Badminton/Pickleball Study Guide
Badminton originated in Siam and China over 2000 years ago. A modified
version of the sport known as “Poona” in India caught the attention and enthusiasm of
British army officers stationed there who later brought the game home to England
around 1870. The Duke of Beaufort gave real impetus to the game at his estate,
Badminton House. The game spread rapidly through the world and reached America
Winner of the coin toss or racquet spin has choice of:
a. serving first
b. choosing side of net
Net - The height of the net must be 5 feet 1 inch at standards and 5 feet at the center.
Games and Matches
a. Ladies singles games: 11 points
b. Ladies doubles games: 15 points
c. Men’s singles and doubles games: 15 points
d. Match: 2 out of 3 games. Players change sides of court at the end of the
second game and in the 3rd game when the leading score reaches:
8 in a game of 15 points
6 in a game of 11 points
11 in a game of 21 points (Sometimes men’s doubles play to 21)
Players change ends at the end of each game and in the middle of the third game. This
occurs when the leading scorer reaches 6 points in an 11 point game or 8 points in a 15
point game. If players forget to change ends, they will do so as soon as the mistake is
discovered, but all points will remain.
The server faces the net and stands inside the service court on his right. The
receiver stands inside the service court on his or her right side (diagonal from the
server). Partners may sand anywhere as long as the receiver’s view of the serve is not
blocked. In doubles, only the receiver can return the serve. If the serve hits, or is hit by,
the receiver’s partner, the serving team scores a point. Once a serve is returned in
doubles, either player may return a hit; partners do not have to take turns in hitting the
When the server’s score is even (0, 2, 4 and so on) the server stands on the right
side. When the server’s score is odd (1, 3, 5, and so on) he or she stands on the left
side. In doubles, when the serving team’s score is even, the players are in their starting
positions; when their score is odd, they switch positions.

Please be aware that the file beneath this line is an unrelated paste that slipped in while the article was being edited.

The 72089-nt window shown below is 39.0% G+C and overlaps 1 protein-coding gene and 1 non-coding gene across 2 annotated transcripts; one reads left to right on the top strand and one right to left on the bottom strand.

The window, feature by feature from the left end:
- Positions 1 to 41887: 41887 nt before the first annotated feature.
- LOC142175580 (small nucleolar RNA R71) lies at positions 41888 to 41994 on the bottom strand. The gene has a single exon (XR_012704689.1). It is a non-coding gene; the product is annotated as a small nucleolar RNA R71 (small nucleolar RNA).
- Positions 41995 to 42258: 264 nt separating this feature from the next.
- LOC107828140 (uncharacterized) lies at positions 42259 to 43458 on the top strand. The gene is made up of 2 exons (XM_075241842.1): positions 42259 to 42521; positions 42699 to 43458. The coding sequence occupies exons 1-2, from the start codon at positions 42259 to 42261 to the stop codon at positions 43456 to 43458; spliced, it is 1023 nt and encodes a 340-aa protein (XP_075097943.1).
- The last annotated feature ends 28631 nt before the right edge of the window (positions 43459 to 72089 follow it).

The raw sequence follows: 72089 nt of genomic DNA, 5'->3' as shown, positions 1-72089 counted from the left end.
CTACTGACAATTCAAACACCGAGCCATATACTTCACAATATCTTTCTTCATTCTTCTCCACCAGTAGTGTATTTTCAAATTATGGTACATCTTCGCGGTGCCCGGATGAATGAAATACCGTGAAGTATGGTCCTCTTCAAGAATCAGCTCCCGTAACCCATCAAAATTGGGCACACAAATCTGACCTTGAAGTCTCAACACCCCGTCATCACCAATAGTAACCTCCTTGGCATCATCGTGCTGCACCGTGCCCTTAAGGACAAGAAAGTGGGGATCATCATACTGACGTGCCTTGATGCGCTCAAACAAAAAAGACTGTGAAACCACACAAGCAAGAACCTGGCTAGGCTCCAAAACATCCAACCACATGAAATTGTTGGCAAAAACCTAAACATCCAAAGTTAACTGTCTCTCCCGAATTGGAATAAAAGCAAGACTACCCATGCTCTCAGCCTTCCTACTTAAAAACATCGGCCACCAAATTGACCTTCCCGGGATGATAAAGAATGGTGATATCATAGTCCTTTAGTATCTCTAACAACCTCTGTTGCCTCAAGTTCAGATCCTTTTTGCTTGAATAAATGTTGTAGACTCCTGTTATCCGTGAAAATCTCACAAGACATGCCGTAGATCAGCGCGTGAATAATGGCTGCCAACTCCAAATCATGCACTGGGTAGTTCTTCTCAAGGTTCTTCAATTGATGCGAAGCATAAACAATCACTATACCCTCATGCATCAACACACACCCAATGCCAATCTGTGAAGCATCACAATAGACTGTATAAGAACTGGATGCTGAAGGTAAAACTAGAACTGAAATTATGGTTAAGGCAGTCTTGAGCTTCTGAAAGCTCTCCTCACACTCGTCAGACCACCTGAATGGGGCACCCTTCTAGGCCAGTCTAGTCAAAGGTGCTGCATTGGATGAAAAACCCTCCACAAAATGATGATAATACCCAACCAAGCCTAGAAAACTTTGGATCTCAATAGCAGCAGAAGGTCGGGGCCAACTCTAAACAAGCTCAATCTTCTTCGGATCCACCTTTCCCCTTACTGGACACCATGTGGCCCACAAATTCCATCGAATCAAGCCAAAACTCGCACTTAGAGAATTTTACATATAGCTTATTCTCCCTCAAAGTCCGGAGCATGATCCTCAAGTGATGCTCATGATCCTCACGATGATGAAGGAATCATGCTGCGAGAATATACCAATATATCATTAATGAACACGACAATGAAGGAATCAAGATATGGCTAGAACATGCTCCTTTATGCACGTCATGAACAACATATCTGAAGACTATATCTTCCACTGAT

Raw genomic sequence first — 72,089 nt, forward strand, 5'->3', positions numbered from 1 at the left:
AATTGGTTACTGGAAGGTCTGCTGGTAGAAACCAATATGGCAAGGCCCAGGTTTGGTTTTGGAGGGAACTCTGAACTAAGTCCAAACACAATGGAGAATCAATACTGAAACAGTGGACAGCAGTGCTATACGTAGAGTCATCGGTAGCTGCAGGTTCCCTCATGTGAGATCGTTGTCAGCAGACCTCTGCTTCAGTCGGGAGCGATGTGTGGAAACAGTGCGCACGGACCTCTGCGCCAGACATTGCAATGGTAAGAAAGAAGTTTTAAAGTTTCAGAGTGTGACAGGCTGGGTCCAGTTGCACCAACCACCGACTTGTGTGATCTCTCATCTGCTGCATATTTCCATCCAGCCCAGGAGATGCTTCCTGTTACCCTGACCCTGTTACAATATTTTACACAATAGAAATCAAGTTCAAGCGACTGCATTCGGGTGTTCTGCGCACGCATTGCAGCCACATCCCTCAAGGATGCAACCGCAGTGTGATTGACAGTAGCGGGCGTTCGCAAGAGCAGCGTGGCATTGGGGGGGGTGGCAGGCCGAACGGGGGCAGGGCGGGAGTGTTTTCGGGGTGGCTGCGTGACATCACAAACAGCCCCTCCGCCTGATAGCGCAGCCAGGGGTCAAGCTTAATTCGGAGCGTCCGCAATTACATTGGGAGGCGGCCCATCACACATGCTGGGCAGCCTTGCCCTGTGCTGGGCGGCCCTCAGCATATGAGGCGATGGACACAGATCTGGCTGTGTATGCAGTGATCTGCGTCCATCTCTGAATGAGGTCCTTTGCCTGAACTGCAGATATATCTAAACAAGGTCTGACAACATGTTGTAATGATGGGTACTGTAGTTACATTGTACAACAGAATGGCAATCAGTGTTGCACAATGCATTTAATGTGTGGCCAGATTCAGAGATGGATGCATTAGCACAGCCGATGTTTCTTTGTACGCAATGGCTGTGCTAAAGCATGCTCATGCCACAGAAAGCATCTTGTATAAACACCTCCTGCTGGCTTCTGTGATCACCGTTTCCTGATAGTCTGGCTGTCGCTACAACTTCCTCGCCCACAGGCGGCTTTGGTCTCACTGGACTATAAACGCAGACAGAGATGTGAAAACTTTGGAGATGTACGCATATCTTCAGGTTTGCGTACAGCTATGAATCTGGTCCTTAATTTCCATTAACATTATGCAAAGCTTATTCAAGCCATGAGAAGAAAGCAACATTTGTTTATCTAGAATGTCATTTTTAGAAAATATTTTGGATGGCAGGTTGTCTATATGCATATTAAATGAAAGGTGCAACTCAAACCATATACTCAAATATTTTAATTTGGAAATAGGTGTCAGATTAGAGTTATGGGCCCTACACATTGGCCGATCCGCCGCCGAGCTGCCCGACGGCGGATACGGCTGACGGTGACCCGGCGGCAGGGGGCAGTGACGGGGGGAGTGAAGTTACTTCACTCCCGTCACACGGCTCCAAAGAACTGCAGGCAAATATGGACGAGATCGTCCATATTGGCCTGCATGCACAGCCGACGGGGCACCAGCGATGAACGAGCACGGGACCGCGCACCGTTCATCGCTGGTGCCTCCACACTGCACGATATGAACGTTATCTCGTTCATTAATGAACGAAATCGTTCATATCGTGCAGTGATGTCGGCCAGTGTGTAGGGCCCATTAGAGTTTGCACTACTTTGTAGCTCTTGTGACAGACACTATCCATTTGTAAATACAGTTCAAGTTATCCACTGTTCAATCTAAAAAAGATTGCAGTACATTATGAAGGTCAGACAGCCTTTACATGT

The receiver may not move until the server hits the shuttle. A server commits a
fault and loses his serve if he misses the shuttle, if the shuttle becomes stuck in the net
on the serve, or if he serves incorrectly. The server must:
- keep part of both feet stationary on the court while serving (as must the
receiver, while receiving the serve);
- be totally within the boundaries of the service court , touching no lines.
- hit the base of the shuttle first;
- make initial contact with the shuttle below the server’s waist;
- have all of the racquet’s head clearly below the hand that holds the shuttle at
the moment of contact; and
- serve in a continuous motion (i.e., no faking).
Only the serving side can score a point. In singles play, if the server scores, she
moves to the other service court side and serves again. If the server does not score,
her opponent gets to serve.
In doubles, if the serving team scores, the server switches service court side and
serves again. If the serving team loses the rally, the partner serves from the other side.
If the serving team loses that rally, the opponents gain the serve. If they win the rally,
the server switches service court sides and continues to serve.
At the beginning of a game in doubles play, the team that serves first gets only
one turn at service. From then on each team serves as previously stated. In doubles,
each time a side gains the serve, the first serve is made from the right service court.
A service court error is made by a player who:
- serves out of turn
- serves from the wrong side of the court
- or by a receiver who is standing on the wrong side of the court when the serve
is being delivered.
If a server or receiver is on the wrong side and a rally is played, the play stands if the
person who made the mistake loses the rally, in which case the players will not correct
their positioning. If the player who made the mistake wins the rally and the error is
discovered before the next serve, the play is a Let (it doesn’t count) and the positioning
is corrected. It is not a fault if the serve hits the net, as long as it crosses the net and
lands within the receiver’s service court.
Shuttle in Play
The shuttle is put into play by the server and remains in play until it:
-hits the floor,
-hits the ceiling or outside the court,
-hits a player or a player’s clothing
-hits the net or standard and drops on the hitter’s side,